For today’s MFT security tip, let’s talk about using digital certificates for server authentication. Ideally, when your users attempt to connect to your file transfer server, they must have a way of verifying that they’re actually connecting to your server and not an impostor. Otherwise, they could end up uploading sensitive data to the wrong host.Read More
Managed File Transfer and Network Solutions
For today’s MFT security tip, let’s talk about replacing default admin passwords. Most software applications come with default admin passwords. You normally use it to gain initial access to the application right after installation. The problem with these default passwords is that, some of them are well known, that they often find their way into hacking forums in the dark web.Read More
For today’s security tip, we talk about data-at-rest encryption. When your users upload files to your file transfer server, those files are usually stored in plaintext. The risk there is that, if an attacker somehow gains unauthorized access to that server, he or she could simply grab those files and then view their contents.Read More
In today’s security tip, we talk about including uppercase and lowercase characters in passwords. This is related to our previous video about using long passwords. Aside from using long passwords, you can further increase the number of possible password combinations by requiring your users to include uppercase AND lowercase characters.Read More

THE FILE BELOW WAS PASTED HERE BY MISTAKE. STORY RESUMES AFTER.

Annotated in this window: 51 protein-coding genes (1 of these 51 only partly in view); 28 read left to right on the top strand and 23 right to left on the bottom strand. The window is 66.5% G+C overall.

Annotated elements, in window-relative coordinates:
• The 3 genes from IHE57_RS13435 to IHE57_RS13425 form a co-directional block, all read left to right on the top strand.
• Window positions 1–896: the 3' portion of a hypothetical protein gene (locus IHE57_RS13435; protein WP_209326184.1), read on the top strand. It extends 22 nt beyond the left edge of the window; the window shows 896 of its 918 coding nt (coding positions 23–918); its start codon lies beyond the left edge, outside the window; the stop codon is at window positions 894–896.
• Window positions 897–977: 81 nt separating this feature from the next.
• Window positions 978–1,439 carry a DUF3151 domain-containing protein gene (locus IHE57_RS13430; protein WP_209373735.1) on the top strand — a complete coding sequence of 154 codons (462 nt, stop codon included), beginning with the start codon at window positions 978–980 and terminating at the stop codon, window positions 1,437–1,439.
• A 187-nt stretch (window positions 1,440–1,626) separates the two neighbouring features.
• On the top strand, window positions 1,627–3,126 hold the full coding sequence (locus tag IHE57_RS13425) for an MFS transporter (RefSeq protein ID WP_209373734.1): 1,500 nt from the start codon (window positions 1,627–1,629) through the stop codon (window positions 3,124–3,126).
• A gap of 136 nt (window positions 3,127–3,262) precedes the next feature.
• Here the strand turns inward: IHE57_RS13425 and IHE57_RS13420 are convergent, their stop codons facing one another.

It’s time for another MFT Security tip. Today, let’s talk about long passwords and why you would want to require your users to use them. To begin, let’s have a thought experiment. Let’s say, the alphabet only consists of two letters - A and B. Of course, we know there are 26 letters all in all, but for the purpose of this discussion, let’s just say there are only two.Read More
Last week, we published the blog post 'The Ultimate Guide To Hardening Your Secure File Transfer Server', where we shared several tips on how you could take advantage of the large selection of security features on JSCAPE MFT Server.Read More
While inherently secure file transfer servers like JSCAPE MFT Server are packed with lots of security features, many of those features need to be activated first. In addition, some functions need to be configured and, in some cases, disabled, to ensure optimal protection. Unless you implement those changes, you won't be able to realize the full (security) potential of your secure file transfer server.Read More
This is a continuation of Part 1. To preserve confidentiality in secure file transfers, public keys are given to end users while the private key is kept inside the managed file transfer server.
[Last updated on Feb 2019] Secure file transfers typically employ public key cryptography. This cryptographic system involves the use of two different keys: a public key and a private key. In JSCAPE MFT Server, such keys can be easily generated, imported, and exported in the Key Manager. But some first-time users find it hard to even start using the Key Manager. One reason for that is because they fail to see the difference between server keys and client keys.
Note: This blog post was originally published on November 30, 2012 but was updated and republished on September 19, 2018.
Rogue FTP servers can be a menace. Not only do they pose a serious threat to company privacy, they can also stand in the way of regulatory compliance. In this post, you'll learn where these servers come from, what specific dangers accompany them, and how they can be detected.